BRUSSELS - As France presses ahead with building more next-generation nuclear reactors, new evidence emerged Friday to suggest that industry and governments may be unprepared to handle the increasingly toxic waste that will result.
Highlighting the importance of the technology in France, both as its main source of electricity and as a major export industry, President Nicolas Sarkozy of France announced late Thursday that Électricité de France, Europe's biggest power producer, was awarded the contract to develop a second atomic reactor using next-generation technology.
EDF beat competition from the gas and power company GDF Suez to lead the construction at an existing nuclear site at Penly in northern France.
Areva, the company based in Paris that designed the so-called EPR, says the new system will generate far more electricity more safely than previous reactors, is easier to construct, and will last longer.
Areva, the world's biggest reactor maker, also says the EPR - which is expected to generate more than 1,600 megawatts, making it more powerful than any other reactor in commercial use - will use about 15 percent less uranium and produce 30 percent less waste.
But an anti-nuclear group said that information it gleaned from industry reports - publicly available but which have received little attention so far - show that waste from the EPR will be more radioactive by a factor of seven because more uranium is burned up. That will make it more expensive to handle and store safely, according to Greenpeace, which provided the details on Friday to the International Herald Tribune.
"Despite the French government's global marketing of the EPR as cheap and safe, the evidence proves otherwise," said Rianne Teule, an international nuclear campaigner for Greenpeace who is based in Amsterdam.
The next wave of reactors "poses an ever-increasing burden on people's budgets and danger to their health, now and far into the future," Teule said.
Patricia Marie, a spokeswoman for Areva, said the claim by Greenpeace was "grossly inaccurate." She said the waste would be 15 percent more radioactive at the most.
There are currently 58 reactors in operation in France. There are no EPRs in operation anywhere in the world, but the first is under construction at Olkiluoto, an island in the West of Finland, and the second in Flamanville, in northern France.
Teule said the evidence about the radioactivity of the waste was drawn from a report by Posiva, a waste disposal company owned by Finnish nuclear operators, and from the Swiss organization Nagra, which oversees management of nuclear waste.
Teule said the waste would pose greater dangers to workers from higher radiation doses during transfer and storage than current waste. She also said the waste would need to be stored for longer in areas above ground, where it is potentially exposed to terrorists.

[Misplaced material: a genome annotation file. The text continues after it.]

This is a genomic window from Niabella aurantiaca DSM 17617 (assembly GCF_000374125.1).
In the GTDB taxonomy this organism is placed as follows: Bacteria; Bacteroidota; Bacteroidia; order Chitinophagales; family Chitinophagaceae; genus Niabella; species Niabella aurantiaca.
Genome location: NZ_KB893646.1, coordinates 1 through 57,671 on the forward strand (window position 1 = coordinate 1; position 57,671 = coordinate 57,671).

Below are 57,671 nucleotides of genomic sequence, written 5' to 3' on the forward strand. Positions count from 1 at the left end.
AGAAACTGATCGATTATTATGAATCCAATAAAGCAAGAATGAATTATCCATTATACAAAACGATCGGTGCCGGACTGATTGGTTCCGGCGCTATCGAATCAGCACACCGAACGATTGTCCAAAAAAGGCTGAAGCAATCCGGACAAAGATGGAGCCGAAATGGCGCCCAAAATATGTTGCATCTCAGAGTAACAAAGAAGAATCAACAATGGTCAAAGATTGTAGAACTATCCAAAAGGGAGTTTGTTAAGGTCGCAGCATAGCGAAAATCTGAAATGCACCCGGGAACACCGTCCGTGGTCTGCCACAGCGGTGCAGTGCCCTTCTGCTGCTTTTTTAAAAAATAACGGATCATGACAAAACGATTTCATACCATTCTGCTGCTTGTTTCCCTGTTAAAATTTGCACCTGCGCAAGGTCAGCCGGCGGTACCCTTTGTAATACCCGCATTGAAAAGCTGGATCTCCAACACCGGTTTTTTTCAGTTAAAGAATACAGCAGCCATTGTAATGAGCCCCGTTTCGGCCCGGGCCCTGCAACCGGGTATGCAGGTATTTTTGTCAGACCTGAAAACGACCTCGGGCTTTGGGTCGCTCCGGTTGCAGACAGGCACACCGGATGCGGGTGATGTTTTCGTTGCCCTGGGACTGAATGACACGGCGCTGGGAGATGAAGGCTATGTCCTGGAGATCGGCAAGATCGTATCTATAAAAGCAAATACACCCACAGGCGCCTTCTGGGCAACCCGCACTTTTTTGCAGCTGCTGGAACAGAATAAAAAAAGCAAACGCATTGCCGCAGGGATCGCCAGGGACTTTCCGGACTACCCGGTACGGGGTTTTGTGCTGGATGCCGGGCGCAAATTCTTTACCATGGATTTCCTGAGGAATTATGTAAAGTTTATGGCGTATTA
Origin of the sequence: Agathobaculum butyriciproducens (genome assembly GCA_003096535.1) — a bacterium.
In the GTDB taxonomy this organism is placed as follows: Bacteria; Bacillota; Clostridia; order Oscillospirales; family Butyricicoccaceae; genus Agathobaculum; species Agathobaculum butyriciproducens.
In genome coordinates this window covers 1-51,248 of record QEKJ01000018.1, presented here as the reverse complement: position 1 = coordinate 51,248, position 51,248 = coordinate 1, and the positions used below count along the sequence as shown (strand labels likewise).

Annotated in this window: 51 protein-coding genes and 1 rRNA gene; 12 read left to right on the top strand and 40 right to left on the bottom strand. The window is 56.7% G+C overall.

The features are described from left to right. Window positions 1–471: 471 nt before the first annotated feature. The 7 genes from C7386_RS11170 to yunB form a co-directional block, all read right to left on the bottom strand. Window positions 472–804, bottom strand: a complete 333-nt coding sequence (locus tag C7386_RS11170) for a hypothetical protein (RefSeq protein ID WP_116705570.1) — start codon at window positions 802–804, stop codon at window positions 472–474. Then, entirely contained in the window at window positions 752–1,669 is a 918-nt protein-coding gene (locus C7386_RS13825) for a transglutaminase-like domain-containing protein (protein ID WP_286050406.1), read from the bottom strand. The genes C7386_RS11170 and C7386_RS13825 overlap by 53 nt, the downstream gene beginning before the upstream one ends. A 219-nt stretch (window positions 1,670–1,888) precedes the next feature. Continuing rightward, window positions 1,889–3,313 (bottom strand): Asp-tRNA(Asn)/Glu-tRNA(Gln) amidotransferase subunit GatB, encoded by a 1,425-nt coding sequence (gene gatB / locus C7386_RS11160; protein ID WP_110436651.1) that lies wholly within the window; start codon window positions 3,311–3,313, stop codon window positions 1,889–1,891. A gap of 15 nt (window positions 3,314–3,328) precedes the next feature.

Those factors, among others, would increase the overall cost of nuclear energy - costs that Teule said were not properly accounted for by industry and governments.
There are no long-term facilities for disposing or burying high-level nuclear waste anywhere in the world, although Posiva is digging a tunnel at Olkiluoto in anticipation of final approval for storing waste a quarter of a mile underground.
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U.S. authorities have sought to put high-level waste inside Yucca Mountain, in Nevada, but that plan is foundering because of local opposition.
Spokeswomen for Posiva and Nagra said they were unable to give any immediate comment about the reports.
Hans Riotte, the head of the Radiological Protection and Radioactive Waste Management Division at the OECD Nuclear Energy Agency in Paris, said waste from the EPR, although smaller in volume, would be more radioactive than existing forms of high-level waste because it would be denser. But Riotte was unable to say whether it would be more radioactive by a factor of seven, as Greenpeace contends.
Riotte conceded the waste would have to be stored above ground longer to cool, but said that waste-handling and storage procedures could be adapted to deal with much more toxic waste without much added expense.
"Any financial impacts are likely to be relatively small," Riotte said.
Marie, the spokeswoman for Areva, said the company "was confident that all costs have been taken into account" for construction and operation of EPR reactors.
Greenpeace has vowed to oppose construction of the new plant in France, but has not said how it would pursue that goal.
Areva reported rising sales this week for 2008 as its uranium mining and reactor construction businesses benefited from increasing demand for nuclear power.
But any reports about the cost, or safety, of its EPR model still are a sensitive matter for the company, which is competing to become the designer of reactors for the next generation of nuclear plants in the United States and elsewhere.
Problems at the EPR site in Finland mean the reactor already is badly overdue and vastly over budget, even though it was designed to have a shorter construction period than previous models.
The site has been plagued by water-logged concrete, faulty welds and flawed pipes, delaying the reactor start date by at least three years and raising costs by roughly 50 percent.
Two more EPR reactors, called Taishan 1 and 2, are slated for construction in China. Areva said the design was also being used by Électricité de France and the large German utility, E.ON, bidding to refurbish the fleet of aging reactors in Britain.
Areva also is vying sell the technology to the United Arab Emirates as part of a project led by Total and GDF Suez.